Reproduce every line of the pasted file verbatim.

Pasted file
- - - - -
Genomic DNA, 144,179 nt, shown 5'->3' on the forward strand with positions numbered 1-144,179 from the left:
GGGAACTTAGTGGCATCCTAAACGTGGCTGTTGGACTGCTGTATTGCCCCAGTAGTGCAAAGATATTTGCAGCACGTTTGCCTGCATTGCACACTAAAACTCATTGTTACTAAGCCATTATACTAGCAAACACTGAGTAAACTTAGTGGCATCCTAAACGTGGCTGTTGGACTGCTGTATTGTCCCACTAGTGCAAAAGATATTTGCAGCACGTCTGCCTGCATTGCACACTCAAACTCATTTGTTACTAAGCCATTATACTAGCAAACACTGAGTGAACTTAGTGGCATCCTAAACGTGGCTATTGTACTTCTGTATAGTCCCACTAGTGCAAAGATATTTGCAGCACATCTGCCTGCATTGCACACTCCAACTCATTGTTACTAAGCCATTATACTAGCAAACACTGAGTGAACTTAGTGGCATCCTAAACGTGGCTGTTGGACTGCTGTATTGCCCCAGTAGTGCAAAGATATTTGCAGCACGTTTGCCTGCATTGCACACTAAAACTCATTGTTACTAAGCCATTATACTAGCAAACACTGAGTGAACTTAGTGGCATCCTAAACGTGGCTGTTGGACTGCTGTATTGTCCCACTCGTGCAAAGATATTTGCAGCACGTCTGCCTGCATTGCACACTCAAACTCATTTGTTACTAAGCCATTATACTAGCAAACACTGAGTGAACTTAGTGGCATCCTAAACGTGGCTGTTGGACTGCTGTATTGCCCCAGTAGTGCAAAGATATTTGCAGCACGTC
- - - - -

Genomic DNA, 144,179 nt, shown 5'->3' on the forward strand with positions numbered 1-144,179 from the left:
GGGAACTTAGTGGCATCCTAAACGTGGCTGTTGGACTGCTGTATTGCCCCAGTAGTGCAAAGATATTTGCAGCACGTTTGCCTGCATTGCACACTAAAACTCATTGTTACTAAGCCATTATACTAGCAAACACTGAGTAAACTTAGTGGCATCCTAAACGTGGCTGTTGGACTGCTGTATTGTCCCACTAGTGCAAAAGATATTTGCAGCACGTCTGCCTGCATTGCACACTCAAACTCATTTGTTACTAAGCCATTATACTAGCAAACACTGAGTGAACTTAGTGGCATCCTAAACGTGGCTATTGTACTTCTGTATAGTCCCACTAGTGCAAAGATATTTGCAGCACATCTGCCTGCATTGCACACTCCAACTCATTGTTACTAAGCCATTATACTAGCAAACACTGAGTGAACTTAGTGGCATCCTAAACGTGGCTGTTGGACTGCTGTATTGCCCCAGTAGTGCAAAGATATTTGCAGCACGTTTGCCTGCATTGCACACTAAAACTCATTGTTACTAAGCCATTATACTAGCAAACACTGAGTGAACTTAGTGGCATCCTAAACGTGGCTGTTGGACTGCTGTATTGTCCCACTCGTGCAAAGATATTTGCAGCACGTCTGCCTGCATTGCACACTCAAACTCATTTGTTACTAAGCCATTATACTAGCAAACACTGAGTGAACTTAGTGGCATCCTAAACGTGGCTGTTGGACTGCTGTATTGCCCCAGTAGTGCAAAGATATTTGCAGCACGTC